IRB is a great tool and is perfect for experimenting with small code samples and testing out new ideas. It has some difficulty however when the code samples become a bit larger or you’d like to start an IRB session half-way through a method, for example.
# test.rb require 'pry' class A def hello() puts "hello world!" end end a = A.new # start a REPL session binding.pry # program resumes here (after pry session) puts "program resumes here."
We then run
ruby test.rb from the command line and the following REPL session begins:
Beginning Pry session for main pry(main)> a.hello hello world! => nil pry(main)> def a.goodbye pry(main)* puts "goodbye cruel world!" pry(main)* end => nil pry(main)> a.goodbye goodbye cruel world! => nil pry(main)> exit Ending Pry session for main program resumes here.
There are a few things to note from above:
- The first is that local variables are available to a Pry session (locals are not available to an irb session when using `irb -r`).
- The second is that when you end a Pry session it returns to the running program; this makes Pry particularly useful for debugging.
Pry sits somewhere between using `puts` statements to debug and using a bona fide debugger. It effectively opens up an IRB-like session at the place it’s called and makes all the program state at that point available.
In the example below, the code (sans the `binding.pry`) works as required in Ruby 1.8 but in 1.9 it returns the wrong result – notably
"ary has content"; whereas we want it to output
"ary is empty!" We start a Pry session right after the line
b = *ary to try to determine the problem in Ruby 1.9:
def check_array(ary) b = *ary # invoking Pry here for debugging binding.pry if !b puts "ary is empty!" else puts "ary has content" end end check_array()
When running the above code the following Pry session starts up:
Beginning Pry session for main pry(main)> show-method def check_array(ary) b = *ary binding.pry if !b puts "ary is empty!" else puts "ary has content" end end => nil pry(main)> b =>  pry(main)> test = * =>  pry(main)> b = !ary.empty? => false pry(main)> exit Ending Pry session for main ary is empty!
From above the first thing we do is display the code for the method we’re debugging – Pry’s
`show-method` command does this.
We next experiment and find that the behaviour of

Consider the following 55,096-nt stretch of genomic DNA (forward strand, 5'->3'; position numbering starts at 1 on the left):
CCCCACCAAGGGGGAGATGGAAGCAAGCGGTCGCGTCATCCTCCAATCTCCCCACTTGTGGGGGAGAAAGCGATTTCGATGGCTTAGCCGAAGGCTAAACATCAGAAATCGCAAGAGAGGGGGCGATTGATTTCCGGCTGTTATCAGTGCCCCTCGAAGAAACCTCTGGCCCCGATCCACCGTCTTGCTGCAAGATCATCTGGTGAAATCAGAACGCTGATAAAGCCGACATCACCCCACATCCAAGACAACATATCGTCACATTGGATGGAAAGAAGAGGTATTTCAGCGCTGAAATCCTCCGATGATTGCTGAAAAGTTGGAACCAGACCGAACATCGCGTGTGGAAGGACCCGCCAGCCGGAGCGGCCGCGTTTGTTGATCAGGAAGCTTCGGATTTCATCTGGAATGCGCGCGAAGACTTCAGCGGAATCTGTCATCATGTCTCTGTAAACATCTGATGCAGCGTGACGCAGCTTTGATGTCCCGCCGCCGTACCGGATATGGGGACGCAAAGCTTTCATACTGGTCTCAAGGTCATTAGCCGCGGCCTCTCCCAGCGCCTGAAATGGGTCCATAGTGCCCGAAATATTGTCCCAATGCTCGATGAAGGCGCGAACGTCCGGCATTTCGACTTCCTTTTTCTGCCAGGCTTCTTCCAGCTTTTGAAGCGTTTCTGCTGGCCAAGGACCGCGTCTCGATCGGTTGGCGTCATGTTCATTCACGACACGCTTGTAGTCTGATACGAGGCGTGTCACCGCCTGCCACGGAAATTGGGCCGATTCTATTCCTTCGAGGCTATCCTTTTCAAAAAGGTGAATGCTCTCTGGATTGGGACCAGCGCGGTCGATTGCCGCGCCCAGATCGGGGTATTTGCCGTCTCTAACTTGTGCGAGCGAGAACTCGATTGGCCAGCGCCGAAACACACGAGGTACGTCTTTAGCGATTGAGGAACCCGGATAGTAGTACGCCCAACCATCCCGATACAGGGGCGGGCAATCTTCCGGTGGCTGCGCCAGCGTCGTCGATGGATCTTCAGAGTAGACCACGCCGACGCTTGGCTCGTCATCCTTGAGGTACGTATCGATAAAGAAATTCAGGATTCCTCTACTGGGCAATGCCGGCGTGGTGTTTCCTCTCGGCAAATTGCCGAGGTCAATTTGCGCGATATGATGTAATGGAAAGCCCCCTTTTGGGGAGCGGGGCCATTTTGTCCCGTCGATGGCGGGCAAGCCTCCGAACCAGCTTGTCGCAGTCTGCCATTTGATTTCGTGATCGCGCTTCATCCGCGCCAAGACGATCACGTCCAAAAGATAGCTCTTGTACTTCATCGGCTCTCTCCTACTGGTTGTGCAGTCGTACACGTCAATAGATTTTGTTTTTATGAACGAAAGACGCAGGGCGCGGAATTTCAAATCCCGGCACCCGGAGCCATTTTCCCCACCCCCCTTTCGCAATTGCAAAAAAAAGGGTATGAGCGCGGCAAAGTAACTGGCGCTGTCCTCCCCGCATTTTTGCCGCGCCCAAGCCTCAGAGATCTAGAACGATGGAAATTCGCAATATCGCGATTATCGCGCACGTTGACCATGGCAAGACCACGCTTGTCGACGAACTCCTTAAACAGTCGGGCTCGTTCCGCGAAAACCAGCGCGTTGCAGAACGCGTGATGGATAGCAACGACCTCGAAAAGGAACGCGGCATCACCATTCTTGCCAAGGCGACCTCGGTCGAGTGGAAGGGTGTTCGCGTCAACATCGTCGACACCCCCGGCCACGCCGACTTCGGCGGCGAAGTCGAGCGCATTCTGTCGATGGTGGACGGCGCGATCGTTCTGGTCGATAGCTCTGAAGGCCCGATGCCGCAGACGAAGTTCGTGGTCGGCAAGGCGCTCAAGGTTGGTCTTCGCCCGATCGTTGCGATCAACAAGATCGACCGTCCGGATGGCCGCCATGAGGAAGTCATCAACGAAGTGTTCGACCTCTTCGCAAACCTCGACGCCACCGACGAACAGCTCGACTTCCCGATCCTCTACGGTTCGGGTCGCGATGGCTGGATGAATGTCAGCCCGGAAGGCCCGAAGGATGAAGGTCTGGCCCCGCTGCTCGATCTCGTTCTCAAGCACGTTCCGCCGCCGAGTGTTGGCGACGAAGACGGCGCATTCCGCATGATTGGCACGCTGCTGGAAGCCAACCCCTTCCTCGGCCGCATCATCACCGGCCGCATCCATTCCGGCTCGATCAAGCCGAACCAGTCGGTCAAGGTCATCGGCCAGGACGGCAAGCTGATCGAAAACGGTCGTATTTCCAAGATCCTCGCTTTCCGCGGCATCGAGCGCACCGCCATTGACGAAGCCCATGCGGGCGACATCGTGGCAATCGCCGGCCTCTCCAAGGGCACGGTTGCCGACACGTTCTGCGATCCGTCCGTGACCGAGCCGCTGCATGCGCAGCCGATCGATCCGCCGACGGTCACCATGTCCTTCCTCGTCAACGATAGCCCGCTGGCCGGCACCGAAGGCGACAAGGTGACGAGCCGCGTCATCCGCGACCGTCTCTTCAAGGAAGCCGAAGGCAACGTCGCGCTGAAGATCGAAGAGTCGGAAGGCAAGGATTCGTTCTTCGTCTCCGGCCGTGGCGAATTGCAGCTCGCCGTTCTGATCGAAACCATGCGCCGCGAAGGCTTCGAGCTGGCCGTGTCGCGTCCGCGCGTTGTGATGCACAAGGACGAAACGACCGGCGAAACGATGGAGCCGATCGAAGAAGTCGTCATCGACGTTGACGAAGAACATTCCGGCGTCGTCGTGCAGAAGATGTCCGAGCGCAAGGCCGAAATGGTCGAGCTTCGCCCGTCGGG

* has changed in 1.9 (in 1.8 it returned
nil) and this must be the cause of our problems. We then come up with a new test
b = !b.empty? and let the program continue (by typing `exit`) with this new value of
b. It now outputs the expected result.
Note that any changes to state we make in a Pry session persist during the lifetime of the program. This fact also makes Pry useful for interactively modifying runtime state.
Interactively modifying runtime state
It may be convenient to open a Pry session in the middle of a running program. The example below is of a game where we are using Pry to increase the lunar lander’s fuel; we also do a bit of exploration of the runtime state to show off some features of Pry.
Beginning Pry session for # pry(#)> ls [:_, :_pry_,:@state, :@frame_counter, :@playgame] => nil pry(#)> cd @playgame Beginning Pry session for # pry(#):1> ls [:_, :_pry_, :@map, :@font, :@wind, :@objects, :@lander] => nil pry(#):1> cd @lander Beginning Pry session for # pry(#):2> @fuel = 300000 => 300000 pry(#):2> nesting Nesting status: -- 0. # (Pry top level) 1. # 2. # => nil pry(#):2> cd .. Ending Pry session for # => nil pry(#):1> ls --methods [:__binding_impl__, :draw, :initialize, :lander, :level, :map] => nil pry(#):1> cd map Beginning Pry session for # pry(#):2> ls [:_, :_pry_, :@nebula, :@nebula_theta, :@moonscape] => nil pry(#):2> exit-all Ending Pry session for # Ending Pry session for # Ending Pry session for #
From above, Pry makes it easy to navigate runtime state. You can pop in and out of objects, nesting sessions as deeply as you like. The `cd` and `ls` commands are provided to make this navigation seem familiar and natural.
Pry is also easily customizable – you can trivially set the input for a Pry session to objects other than `Readline` and `$stdin`; and likewise set the output object to something other than `$stdout`.
Many other features of Pry can also be customized making Pry a perfect choice for implementing custom shells. See Customizing Pry for more information.
An IRB Alternative
Pry can be invoked from the command line using the `pry` executable. It can then be used as an alternative to IRB. Many of the IRB command line options are supported. Type `pry –help` at the command line for more information.
Pry is an IRB-alike that can be invoked at any time and anywhere in the program and on any receiver; it can also receive input from anywhere and send output to anywhere. The examples shown here illustrate just some of the functionality of Pry, read the Wiki for the full story.